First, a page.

Displaced families fleeing violence in Iraq are in desperate need of warm shelter, food, clean water, medicine, and protection.
In Iraq, displaced families fleeing violence are struggling as severe winter weather makes its way across the Middle East region.
It’s 36 degrees Fahrenheit today with a 50 percent chance of late snow in the northern city of Dohuk, and thousands of families are scraping together what they can to keep warm.
They need food, better shelter, warm clothing, clean water, and medicine to endure the chilling effects of their first winter away from home.
With more than 2.1 million Iraqis displaced, so many are unsure where their help will come from in this time of distress.
“It’s growing so cold…I don’t know how it can get worse,” says Zareh, 35, a mother of five. “It’s been raining every day. Everything is wet or destroyed and it gets very cold, too.”
Zareh, her husband, and their children live in a shelter protected by plastic tarps.
World Vision aid workers have reached more than 120,000 people in northern Iraq with emergency aid, including 116,000 who receive food vouchers worth $130 per family per month through January.
Thousands more received winterization kits consisting of blankets, heaters, insulated sleeping mats, and other basic household supplies.
“We’re concerned that children and the elderly, those most vulnerable, will face even greater health risks when the snow comes,” says Ashraf Yacoub, World Vision’s response manager. “We’re trying to fill gaps, distributing tarps, rope, blankets and mattresses, but, the needs are great, and time is short.”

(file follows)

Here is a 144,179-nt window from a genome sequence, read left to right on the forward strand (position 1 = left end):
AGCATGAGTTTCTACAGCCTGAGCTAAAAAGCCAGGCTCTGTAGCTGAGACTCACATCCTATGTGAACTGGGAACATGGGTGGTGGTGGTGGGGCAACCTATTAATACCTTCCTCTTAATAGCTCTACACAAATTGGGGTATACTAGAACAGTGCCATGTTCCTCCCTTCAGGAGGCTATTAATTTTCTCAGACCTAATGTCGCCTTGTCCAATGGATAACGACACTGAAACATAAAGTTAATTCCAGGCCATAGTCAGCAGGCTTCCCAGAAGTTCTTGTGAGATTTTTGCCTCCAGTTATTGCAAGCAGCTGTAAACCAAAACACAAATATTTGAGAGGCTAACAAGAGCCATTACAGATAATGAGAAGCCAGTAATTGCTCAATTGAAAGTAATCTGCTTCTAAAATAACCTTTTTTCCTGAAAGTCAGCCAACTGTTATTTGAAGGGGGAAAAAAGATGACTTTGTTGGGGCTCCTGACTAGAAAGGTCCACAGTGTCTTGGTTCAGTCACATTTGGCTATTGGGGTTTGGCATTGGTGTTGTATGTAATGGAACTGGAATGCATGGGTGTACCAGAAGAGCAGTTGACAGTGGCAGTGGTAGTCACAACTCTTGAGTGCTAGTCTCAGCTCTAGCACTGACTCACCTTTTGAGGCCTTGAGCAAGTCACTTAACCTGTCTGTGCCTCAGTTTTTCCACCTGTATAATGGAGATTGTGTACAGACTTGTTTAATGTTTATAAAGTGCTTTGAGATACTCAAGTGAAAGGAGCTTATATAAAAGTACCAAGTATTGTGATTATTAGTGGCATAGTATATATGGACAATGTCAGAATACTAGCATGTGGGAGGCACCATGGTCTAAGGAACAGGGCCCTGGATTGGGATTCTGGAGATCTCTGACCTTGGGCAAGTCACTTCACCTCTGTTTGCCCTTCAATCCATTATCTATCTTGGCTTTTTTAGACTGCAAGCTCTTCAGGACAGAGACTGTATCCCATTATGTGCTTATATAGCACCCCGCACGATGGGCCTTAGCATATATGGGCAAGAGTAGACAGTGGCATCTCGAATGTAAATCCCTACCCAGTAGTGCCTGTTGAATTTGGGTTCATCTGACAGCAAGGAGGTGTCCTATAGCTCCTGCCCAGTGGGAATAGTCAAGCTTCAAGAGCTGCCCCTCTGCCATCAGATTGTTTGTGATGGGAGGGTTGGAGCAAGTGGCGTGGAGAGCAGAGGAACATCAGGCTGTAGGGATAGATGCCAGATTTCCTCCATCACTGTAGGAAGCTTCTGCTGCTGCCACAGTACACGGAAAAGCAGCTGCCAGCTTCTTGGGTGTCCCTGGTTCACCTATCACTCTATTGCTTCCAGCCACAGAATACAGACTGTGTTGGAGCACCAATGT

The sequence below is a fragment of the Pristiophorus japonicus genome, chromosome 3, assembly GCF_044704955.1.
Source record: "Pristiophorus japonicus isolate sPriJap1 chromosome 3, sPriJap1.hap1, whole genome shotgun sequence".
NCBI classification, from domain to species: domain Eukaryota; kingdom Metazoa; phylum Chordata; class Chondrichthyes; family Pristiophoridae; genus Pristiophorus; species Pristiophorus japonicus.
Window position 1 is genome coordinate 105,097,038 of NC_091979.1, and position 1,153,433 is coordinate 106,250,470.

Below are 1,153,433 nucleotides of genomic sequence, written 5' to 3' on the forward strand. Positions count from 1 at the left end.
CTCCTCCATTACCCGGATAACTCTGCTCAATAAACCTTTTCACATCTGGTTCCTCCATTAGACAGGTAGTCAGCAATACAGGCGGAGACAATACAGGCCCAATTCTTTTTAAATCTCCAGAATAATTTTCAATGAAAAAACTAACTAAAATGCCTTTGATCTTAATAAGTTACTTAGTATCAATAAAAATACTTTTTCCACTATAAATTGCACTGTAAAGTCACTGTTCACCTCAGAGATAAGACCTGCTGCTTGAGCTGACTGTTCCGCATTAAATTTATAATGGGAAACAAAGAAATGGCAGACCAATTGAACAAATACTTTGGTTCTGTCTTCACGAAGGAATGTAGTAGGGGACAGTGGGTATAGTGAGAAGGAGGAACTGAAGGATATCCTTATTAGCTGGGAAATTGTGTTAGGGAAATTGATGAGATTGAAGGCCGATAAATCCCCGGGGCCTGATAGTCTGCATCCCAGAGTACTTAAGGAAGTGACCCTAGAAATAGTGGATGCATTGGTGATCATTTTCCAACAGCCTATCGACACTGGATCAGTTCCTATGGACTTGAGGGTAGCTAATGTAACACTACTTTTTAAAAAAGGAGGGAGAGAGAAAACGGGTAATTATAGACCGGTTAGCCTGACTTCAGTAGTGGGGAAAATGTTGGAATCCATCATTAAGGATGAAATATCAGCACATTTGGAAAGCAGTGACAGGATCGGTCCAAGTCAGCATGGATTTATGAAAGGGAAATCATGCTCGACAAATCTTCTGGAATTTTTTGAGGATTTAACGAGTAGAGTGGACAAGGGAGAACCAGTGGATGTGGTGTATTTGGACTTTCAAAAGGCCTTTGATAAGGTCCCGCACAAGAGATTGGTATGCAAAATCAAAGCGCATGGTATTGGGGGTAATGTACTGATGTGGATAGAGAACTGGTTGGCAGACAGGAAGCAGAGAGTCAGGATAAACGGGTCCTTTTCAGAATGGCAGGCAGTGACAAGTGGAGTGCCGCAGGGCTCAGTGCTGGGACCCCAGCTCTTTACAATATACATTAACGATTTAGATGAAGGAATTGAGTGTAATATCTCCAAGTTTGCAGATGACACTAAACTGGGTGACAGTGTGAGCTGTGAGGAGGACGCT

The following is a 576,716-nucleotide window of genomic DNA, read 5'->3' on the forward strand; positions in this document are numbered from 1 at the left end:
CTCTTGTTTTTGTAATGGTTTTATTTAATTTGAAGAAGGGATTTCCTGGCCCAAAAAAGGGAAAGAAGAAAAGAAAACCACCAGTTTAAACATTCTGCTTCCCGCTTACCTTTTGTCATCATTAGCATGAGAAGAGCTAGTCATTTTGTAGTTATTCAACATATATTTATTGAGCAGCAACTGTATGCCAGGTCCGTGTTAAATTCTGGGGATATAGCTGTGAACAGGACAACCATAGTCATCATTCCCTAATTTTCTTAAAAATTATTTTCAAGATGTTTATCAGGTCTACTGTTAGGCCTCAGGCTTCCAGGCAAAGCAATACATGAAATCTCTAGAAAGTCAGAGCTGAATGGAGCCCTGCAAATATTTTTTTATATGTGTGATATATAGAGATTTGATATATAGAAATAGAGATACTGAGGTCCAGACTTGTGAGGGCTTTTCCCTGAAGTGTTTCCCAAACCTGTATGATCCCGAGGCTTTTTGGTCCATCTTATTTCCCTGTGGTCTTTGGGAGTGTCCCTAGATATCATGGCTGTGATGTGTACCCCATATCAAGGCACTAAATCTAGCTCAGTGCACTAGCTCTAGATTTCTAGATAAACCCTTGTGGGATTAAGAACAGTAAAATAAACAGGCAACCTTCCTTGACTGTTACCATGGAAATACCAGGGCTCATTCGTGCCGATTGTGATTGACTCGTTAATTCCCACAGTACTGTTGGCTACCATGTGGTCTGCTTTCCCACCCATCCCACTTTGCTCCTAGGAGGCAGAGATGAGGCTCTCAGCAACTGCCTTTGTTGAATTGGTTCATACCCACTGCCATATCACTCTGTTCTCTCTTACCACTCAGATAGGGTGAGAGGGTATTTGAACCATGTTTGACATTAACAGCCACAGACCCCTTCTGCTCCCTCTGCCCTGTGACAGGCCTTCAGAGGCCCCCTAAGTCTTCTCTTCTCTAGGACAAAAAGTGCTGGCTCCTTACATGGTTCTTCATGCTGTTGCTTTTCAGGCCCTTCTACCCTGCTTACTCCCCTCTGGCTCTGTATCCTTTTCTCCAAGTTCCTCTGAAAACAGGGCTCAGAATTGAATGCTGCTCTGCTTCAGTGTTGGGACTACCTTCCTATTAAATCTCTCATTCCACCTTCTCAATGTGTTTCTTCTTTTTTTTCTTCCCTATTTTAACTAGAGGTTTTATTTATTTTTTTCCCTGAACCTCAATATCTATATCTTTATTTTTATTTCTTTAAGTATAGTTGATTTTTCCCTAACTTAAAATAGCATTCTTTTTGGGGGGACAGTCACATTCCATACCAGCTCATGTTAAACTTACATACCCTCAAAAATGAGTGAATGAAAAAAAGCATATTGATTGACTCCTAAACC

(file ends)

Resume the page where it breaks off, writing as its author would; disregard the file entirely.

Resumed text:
Families like Zareh’s do not have the resources to purchase items that could ensure their family is protected from the elements in this mountainous area, where temperatures will likely drop to 5 degrees Fahrenheit this winter.
Christians, Yazidis, and other religious and ethnic minorities are among those by conflict and targeted persecution.
Many displaced Iraqis arrived after grueling journeys. Some were forced to move several times to avoid being caught up in the violence that has forced them to flee their homes.
“Many are moving to urban centers and community buildings that are currently being used and are quickly filling up and stretched beyond their capacity,” says Kathryn Taetzsch, leader of World Vision’s global rapid response assessment team in Erbil. “They are in desperate need of food, clean water, and medicine.”
Haider and his extended family moved from town to town after fleeing their village near Mosul, in Nineveh province. They have settled for now in a school building.
“Now we have come to Sulaymaniyah,” he says. “We left Dohuk because it was too close to the opposition-controlled area and so many people were coming every day.
“We need money, food, drugs, blankets, fuel, shelter,” Haider says.
About 5.2 million Iraqis need humanitarian aid. The U.N. has declared the crisis in Iraq to be at the highest level of humanitarian emergency, on par with Syria, South Sudan, and Central African Republic.
As with other disaster response efforts, World Vision is prioritizing the needs of children in this crisis, recognizing that they are always disproportionately affected by conflict and displacement.
“It is absolutely heartbreaking. Everyone we meet just wants to go home, but they can’t,” says World Vision’s Kathryn Taetzsch. “People are doing their best to take care of each other but they need so much, and they need it quickly.”